A safety system that could have prevented the deadly Amtrak derailment in Philadelphia on Tuesday is not installed on Amtrak’s Downeaster service route because it doesn’t meet a traffic threshold.

The technology, called “positive train control,” is already in place on large sections of the Northeast Corridor, and work is underway in other sections to meet a December 2015 deadline set by Congress in 2008 in response to a head-on train collision that killed 25 people near Los Angeles.

But there are no plans to install the system in Maine and New Hampshire because the number of passenger trains on the line falls below the mandated minimum, according to Patricia Quinn, executive director of the Northern New England Passenger Rail Authority.

She said installing positive train control here would cost tens of millions of dollars.

“It’s extremely expensive,” she said.

The technology is designed to prevent the human errors behind about 40 percent of train accidents. It’s a complex system that combines wireless radio, global positioning system signals, track sensors and computers to give engineers and train dispatchers real-time information about train speed and location. The system will stop or slow a train if it’s not being operated properly.

The Downeaster trains are overseen by dispatchers who work in the Pan Am Railways control room in Billerica, Massachusetts. Pan Am operates freight trains on the Downeaster route between Brunswick and Plaistow, New Hampshire, on the Massachusetts border.

The 2008 law mandates that the system be installed on lines when they are used by both freight trains and passenger trains that make more than 12 trips daily.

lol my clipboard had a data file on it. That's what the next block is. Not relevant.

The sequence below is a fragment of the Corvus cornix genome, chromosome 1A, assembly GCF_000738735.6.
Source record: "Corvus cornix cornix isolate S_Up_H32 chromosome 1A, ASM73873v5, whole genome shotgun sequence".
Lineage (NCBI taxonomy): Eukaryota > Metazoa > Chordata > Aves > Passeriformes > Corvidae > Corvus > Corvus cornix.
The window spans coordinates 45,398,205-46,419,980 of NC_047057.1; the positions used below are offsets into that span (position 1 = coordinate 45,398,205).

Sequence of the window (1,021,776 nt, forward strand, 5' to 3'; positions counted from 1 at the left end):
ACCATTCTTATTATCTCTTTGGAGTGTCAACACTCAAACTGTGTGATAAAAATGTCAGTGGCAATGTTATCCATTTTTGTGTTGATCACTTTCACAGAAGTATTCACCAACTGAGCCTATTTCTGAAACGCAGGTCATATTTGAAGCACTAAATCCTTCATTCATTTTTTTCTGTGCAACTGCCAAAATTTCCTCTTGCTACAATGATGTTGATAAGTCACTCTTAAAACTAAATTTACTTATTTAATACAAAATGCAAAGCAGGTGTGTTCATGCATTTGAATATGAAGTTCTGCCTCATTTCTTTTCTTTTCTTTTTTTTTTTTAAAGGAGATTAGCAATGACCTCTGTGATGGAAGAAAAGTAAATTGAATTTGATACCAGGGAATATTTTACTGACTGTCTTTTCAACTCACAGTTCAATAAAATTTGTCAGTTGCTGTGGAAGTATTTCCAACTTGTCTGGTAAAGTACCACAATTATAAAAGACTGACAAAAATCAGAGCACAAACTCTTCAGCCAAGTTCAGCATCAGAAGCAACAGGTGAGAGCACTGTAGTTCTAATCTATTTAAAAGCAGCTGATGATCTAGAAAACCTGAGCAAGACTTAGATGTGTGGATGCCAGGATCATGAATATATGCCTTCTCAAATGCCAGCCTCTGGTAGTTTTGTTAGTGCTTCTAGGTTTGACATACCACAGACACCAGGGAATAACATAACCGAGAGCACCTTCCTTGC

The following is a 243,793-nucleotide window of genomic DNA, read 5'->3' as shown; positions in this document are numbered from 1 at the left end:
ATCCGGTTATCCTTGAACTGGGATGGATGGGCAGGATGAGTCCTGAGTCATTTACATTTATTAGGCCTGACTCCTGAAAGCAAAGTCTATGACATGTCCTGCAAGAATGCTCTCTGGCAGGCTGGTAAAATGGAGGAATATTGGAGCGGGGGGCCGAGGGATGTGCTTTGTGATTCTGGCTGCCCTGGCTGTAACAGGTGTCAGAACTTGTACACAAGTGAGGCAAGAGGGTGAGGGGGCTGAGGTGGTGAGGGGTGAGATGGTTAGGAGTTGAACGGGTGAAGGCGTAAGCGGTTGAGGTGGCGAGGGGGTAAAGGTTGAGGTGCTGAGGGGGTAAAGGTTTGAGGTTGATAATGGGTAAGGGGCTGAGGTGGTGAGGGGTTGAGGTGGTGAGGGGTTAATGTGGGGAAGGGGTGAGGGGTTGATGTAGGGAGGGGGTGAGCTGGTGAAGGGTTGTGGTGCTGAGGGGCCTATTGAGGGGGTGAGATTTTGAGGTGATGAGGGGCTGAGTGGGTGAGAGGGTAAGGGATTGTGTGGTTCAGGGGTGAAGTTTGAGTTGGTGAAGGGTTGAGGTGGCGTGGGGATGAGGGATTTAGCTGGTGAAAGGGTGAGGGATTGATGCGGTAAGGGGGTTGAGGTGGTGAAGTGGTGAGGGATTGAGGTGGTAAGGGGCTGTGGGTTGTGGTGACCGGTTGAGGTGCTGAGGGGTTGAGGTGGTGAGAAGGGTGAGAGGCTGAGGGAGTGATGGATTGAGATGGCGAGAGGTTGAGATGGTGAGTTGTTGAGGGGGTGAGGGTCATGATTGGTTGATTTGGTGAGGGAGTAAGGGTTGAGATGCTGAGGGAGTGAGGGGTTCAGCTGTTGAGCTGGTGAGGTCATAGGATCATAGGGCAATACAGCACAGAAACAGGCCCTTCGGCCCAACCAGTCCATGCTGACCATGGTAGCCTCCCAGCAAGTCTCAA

The Downeaster currently operates 10 trips a day, which means it can offer two more daily drips before it would be required to install a positive train control system, Quinn said.

TRAIN CONTROL NOT TURNED ON

The Amtrak train involved in the crash in Philadelphia that killed eight people and injured about 200 was traveling at more than 100 mph, twice the speed limit, as it entered a sharp curve where it derailed, according to federal officials.

Positive train control was installed on the tracks where the accident occurred in Philadelphia, but it had not been turned on because further testing was needed, Amtrak President Joseph Boardman told The Associated Press on Thursday.

Amtrak has spent $110.7 million since 2008 to install the technology along much of its Northeast Corridor line, including stretches from Boston to New Haven, Connecticut, and sections in New Jersey and Maryland. But railroads have long said the 2015 deadline was unrealistic, and in March, the Senate Commerce, Science and Transportation Committee approved a bill that would give them until 2020 to install the technology, and another two years after that if they need more time.

The system likely would have prevented the accident by forcing the train to stay below the speed limit, National Transportation Safety Board member Robert Sumwalt told reporters on Wednesday.

The Massachusetts Bay Transit Authority, which owns the tracks the Downeaster operates on in Massachusetts, intends to install the system there to comply with the law, Quinn said. That’s because those tracks also carry MBTA commuter trains and exceed the 12-trip daily threshold in the law.

OTHER SAFETY MEASURES IN PLACE

Pan Am Railways and Amtrak have other safety measures in place on the line in Maine and New Hampshire, Quinn said. Engineers must press a button every 30 seconds to demonstrate they are alert, she said, and dispatchers can determine a train’s speed at any time by tracking its GPS signal. Amtrak managers also conduct random compliance checks to make sure engineers are following speed limits and other rules.

Moreover, the maximum speed for the Downeaster service is 79 mph and the Amtrak locomotives on the line are equipped with “over-speed technology” that prevents the trains from exceeding the speed limit by more than a few miles an hour, Quinn said.

There have been no personal injury accidents on the Downeaster service since it started 13 years ago, she said, except for incidents involving trespassers and motor vehicles that have ignored warning signals.

“Tragic things do happen,” Quinn said. “What happened is a tremendous mishap and a tragedy. But I have a lot of confidence in Amtrak’s and Pan Am’s safety protocols.”

 


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